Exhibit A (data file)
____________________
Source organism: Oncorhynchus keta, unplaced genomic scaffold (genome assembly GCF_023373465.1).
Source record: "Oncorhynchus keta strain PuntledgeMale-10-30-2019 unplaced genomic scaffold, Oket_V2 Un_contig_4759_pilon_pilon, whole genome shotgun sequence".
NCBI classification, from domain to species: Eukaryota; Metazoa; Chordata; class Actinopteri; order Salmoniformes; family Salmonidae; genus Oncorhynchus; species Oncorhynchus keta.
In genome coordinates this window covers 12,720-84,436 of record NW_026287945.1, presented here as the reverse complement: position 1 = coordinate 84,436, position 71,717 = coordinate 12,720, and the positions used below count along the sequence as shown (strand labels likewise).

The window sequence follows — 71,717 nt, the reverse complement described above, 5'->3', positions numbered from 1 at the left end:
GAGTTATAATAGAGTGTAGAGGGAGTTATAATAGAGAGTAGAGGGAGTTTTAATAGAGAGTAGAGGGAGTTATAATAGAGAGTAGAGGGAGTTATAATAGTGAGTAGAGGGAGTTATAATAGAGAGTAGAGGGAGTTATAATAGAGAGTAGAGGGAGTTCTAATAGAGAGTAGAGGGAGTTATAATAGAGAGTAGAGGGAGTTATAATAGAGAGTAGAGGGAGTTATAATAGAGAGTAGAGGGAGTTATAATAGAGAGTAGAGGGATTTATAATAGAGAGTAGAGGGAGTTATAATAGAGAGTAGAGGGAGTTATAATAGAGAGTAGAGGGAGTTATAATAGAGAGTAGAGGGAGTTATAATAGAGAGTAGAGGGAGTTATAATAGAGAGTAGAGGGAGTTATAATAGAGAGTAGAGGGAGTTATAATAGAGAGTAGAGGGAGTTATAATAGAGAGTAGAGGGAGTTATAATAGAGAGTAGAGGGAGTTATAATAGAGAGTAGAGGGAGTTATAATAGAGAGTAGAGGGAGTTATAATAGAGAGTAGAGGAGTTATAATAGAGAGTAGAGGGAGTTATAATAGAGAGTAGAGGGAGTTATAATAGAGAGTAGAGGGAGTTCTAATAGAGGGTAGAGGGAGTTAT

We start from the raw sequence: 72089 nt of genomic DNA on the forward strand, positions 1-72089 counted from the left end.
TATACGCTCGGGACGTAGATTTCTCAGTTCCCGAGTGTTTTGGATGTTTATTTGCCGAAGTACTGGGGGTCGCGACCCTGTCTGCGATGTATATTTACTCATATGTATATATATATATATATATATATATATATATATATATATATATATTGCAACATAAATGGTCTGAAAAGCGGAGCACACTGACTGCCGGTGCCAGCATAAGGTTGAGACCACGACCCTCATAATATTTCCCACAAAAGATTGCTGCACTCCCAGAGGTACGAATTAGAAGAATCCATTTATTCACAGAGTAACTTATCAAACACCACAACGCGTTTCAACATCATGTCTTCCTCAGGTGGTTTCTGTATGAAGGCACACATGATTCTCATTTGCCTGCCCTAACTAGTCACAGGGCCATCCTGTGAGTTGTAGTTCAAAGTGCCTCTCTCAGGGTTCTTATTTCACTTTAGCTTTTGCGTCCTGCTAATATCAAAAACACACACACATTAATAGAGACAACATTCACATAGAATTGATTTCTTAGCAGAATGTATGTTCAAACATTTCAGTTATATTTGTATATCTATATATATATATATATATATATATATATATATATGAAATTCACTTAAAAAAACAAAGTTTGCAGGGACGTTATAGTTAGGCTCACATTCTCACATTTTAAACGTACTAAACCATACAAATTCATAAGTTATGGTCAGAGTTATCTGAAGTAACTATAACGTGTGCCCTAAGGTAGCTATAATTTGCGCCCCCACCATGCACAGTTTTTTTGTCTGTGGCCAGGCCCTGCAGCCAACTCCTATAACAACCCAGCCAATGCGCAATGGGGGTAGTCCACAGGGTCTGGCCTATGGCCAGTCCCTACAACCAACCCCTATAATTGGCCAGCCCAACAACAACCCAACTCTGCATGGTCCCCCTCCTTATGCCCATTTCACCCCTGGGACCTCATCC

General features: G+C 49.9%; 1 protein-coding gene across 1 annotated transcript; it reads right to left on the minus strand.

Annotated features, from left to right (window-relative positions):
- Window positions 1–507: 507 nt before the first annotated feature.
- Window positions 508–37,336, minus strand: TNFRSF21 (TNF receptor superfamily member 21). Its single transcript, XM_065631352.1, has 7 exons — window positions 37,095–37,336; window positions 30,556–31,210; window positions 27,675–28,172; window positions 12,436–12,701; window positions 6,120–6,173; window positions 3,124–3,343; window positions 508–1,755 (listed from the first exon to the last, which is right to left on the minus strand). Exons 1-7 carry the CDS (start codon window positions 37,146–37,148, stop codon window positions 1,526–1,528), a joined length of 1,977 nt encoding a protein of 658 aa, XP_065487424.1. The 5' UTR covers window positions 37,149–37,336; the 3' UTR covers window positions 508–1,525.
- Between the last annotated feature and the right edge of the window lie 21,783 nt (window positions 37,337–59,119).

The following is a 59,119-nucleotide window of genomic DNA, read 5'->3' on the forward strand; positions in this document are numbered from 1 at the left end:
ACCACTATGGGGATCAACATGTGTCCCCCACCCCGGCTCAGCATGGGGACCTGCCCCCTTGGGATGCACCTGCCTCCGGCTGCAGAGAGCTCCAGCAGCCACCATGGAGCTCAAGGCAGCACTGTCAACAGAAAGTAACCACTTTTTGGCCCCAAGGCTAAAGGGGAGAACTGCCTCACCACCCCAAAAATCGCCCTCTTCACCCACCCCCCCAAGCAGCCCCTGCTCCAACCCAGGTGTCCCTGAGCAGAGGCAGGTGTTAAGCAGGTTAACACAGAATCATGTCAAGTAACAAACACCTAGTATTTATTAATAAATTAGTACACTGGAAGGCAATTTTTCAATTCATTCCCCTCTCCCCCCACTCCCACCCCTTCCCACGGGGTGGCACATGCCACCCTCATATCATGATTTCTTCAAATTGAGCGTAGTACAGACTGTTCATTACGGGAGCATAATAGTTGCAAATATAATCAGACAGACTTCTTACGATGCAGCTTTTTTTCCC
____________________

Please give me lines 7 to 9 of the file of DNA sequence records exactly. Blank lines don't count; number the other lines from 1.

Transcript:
We start from the raw sequence: 72089 nt of genomic DNA on the forward strand, positions 1-72089 counted from the left end.
TATACGCTCGGGACGTAGATTTCTCAGTTCCCGAGTGTTTTGGATGTTTATTTGCCGAAGTACTGGGGGTCGCGACCCTGTCTGCGATGTATATTTACTCATATGTATATATATATATATATATATATATATATATATATATATATATATTGCAACATAAATGGTCTGAAAAGCGGAGCACACTGACTGCCGGTGCCAGCATAAGGTTGAGACCACGACCCTCATAATATTTCCCACAAAAGATTGCTGCACTCCCAGAGGTACGAATTAGAAGAATCCATTTATTCACAGAGTAACTTATCAAACACCACAACGCGTTTCAACATCATGTCTTCCTCAGGTGGTTTCTGTATGAAGGCACACATGATTCTCATTTGCCTGCCCTAACTAGTCACAGGGCCATCCTGTGAGTTGTAGTTCAAAGTGCCTCTCTCAGGGTTCTTATTTCACTTTAGCTTTTGCGTCCTGCTAATATCAAAAACACACACACATTAATAGAGACAACATTCACATAGAATTGATTTCTTAGCAGAATGTATGTTCAAACATTTCAGTTATATTTGTATATCTATATATATATATATATATATATATATATATATATGAAATTCACTTAAAAAAACAAAGTTTGCAGGGACGTTATAGTTAGGCTCACATTCTCACATTTTAAACGTACTAAACCATACAAATTCATAAGTTATGGTCAGAGTTATCTGAAGTAACTATAACGTGTGCCCTAAGGTAGCTATAATTTGCGCCCCCACCATGCACAGTTTTTTTGTCTGTGGCCAGGCCCTGCAGCCAACTCCTATAACAACCCAGCCAATGCGCAATGGGGGTAGTCCACAGGGTCTGGCCTATGGCCAGTCCCTACAACCAACCCCTATAATTGGCCAGCCCAACAACAACCCAACTCTGCATGGTCCCCCTCCTTATGCCCATTTCACCCCTGGGACCTCATCC

General features: G+C 49.9%; 1 protein-coding gene across 1 annotated transcript; it reads right to left on the minus strand.